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A Critique of Theme Houses

The Valley News has printed an editorial that is critical of the College’s potpourri of housing options: the mix of theme houses about everything from entrepreneurship to Harry Potter. We haven’t looked at this subject for a while, but the Valley News’ objections are spot on:

… [the] new housing arrangements at Dartmouth College give pause. While well meaning and seemingly liberal-minded, some innovative “living learning communities” might actually promote insularity and social stratification. That would be an unintended but not entirely unexpected consequence of allowing students to live together according to shared interests.

“Living learning” communities and affinity groups are common on U.S. campuses, so Dartmouth isn’t breaking new ground. And there are good arguments for allowing some students — minorities and gays, in particular — to congregate in campus housing where they feel safe, secure and understood by peers.

But there are better arguments for mixing up students of different races, religions, sexual orientations and cultural perspectives. Colleges, particularly prestigious ones such as Dartmouth, like to tout their diversity. Why, then, would they want to encourage students to cluster together according to narrow interests such as veganism or Harry Potterism? College residential life ought to introduce the vegan to the carnivore, the Harry Potter fan to the Plato enthusiast, the gay to the straight, and the black to the white. Simple, easy, painless? Not necessarily. But self-segregation won’t broaden the mind or help prepare young people for real life, where one doesn’t necessarily encounter affinity groups down the street, in the gym, or on the job.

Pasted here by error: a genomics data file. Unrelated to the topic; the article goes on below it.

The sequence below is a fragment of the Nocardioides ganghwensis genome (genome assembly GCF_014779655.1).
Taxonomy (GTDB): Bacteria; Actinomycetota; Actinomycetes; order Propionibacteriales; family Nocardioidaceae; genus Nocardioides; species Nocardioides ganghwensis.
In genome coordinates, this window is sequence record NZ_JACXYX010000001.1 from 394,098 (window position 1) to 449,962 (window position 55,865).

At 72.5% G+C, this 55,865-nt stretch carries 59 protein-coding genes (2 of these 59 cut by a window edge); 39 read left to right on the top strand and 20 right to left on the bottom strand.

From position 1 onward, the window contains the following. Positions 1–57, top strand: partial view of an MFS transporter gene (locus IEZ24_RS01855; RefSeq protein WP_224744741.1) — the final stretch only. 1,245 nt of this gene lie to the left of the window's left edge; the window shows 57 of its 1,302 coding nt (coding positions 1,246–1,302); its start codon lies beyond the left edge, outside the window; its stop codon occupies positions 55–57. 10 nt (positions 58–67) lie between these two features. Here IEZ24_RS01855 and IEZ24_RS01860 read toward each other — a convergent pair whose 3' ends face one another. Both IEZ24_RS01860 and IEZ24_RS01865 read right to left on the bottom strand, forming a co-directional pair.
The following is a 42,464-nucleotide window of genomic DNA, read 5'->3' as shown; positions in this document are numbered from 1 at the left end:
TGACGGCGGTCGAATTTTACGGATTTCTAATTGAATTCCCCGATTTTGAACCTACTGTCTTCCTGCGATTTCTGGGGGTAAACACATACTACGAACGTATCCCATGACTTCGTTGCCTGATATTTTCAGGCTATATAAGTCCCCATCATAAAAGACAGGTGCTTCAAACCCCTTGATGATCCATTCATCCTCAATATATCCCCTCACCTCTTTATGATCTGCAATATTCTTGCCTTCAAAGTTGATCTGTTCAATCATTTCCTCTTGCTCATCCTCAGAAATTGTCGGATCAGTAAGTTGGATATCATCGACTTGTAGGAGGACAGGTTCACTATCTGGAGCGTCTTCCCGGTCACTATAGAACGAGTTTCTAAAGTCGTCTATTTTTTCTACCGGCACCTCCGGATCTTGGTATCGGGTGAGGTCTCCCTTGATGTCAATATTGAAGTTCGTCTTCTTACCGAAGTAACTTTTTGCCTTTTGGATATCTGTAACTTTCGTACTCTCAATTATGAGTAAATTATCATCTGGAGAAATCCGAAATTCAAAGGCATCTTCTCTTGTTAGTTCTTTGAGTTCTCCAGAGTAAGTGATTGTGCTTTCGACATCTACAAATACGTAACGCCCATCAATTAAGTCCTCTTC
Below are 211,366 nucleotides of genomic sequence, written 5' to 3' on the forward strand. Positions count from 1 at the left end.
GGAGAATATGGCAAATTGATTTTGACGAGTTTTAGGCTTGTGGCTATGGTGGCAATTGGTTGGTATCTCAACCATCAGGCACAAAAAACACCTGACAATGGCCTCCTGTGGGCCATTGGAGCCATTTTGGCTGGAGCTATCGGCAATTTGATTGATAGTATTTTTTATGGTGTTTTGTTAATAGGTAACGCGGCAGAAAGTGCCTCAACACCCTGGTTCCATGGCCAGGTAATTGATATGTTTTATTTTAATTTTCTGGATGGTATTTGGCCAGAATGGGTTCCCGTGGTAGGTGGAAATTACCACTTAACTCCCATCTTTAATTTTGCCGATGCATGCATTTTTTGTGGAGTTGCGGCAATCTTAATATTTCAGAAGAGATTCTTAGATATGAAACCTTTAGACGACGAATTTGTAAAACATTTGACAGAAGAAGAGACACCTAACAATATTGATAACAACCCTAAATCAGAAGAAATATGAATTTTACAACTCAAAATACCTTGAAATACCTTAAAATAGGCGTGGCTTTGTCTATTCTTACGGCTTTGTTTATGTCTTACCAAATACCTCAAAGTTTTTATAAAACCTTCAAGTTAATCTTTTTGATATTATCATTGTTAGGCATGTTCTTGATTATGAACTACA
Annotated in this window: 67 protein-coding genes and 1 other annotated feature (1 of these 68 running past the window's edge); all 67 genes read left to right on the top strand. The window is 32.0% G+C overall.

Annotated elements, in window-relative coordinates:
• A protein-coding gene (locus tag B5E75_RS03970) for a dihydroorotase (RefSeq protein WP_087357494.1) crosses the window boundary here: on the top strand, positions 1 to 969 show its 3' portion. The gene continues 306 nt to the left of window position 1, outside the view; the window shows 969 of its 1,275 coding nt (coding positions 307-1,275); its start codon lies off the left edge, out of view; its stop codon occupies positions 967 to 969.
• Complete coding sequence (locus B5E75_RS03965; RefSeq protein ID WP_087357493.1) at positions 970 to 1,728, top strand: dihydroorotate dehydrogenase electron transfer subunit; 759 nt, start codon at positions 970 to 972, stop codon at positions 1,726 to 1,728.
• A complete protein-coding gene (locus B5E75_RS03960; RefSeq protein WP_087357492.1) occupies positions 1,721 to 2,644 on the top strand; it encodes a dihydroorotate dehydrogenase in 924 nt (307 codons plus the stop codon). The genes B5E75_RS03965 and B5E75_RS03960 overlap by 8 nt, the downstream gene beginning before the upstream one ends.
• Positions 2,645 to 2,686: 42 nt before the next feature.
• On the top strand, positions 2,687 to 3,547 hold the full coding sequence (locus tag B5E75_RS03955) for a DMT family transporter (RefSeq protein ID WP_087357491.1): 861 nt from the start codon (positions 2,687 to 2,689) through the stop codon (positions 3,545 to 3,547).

There’s evidence that those who attend college tend to be more understanding of opposing political and religious views, as well as more open-minded about other races and religions, than those who don’t attend. That’s not only because of what’s taught in the classroom but because of the campus experience.

What a shame that Phil can’t recall the democratic and diverse dorms that were an outstanding Dartmouth feature right up until the mid-80’s — as I wrote in a column in The D a decade ago. Students’ life in a “home dorm” should begin freshman year — there should be no segregrated, ‘shmen-only dorms — and they should be able to return to that all-four-classes dorm on a priority basis throughout their four years in Hanover. That successful housing system was an old tradition that should not have failed. Don’t you remember, Phil?

Addendum: Music Professor Jon Appleton writes in:

You are right about “affinity” living spaces. My first year at Reed College my two roommates could not have been more different. Walter wrote his thesis on Machiavelli and later joined the CIA. Ray studied complex mathematics and was son of a farmer. He followed in his father’s footsteps. I learned a lot from both of them. How boring it would have been if I had been in a music house.


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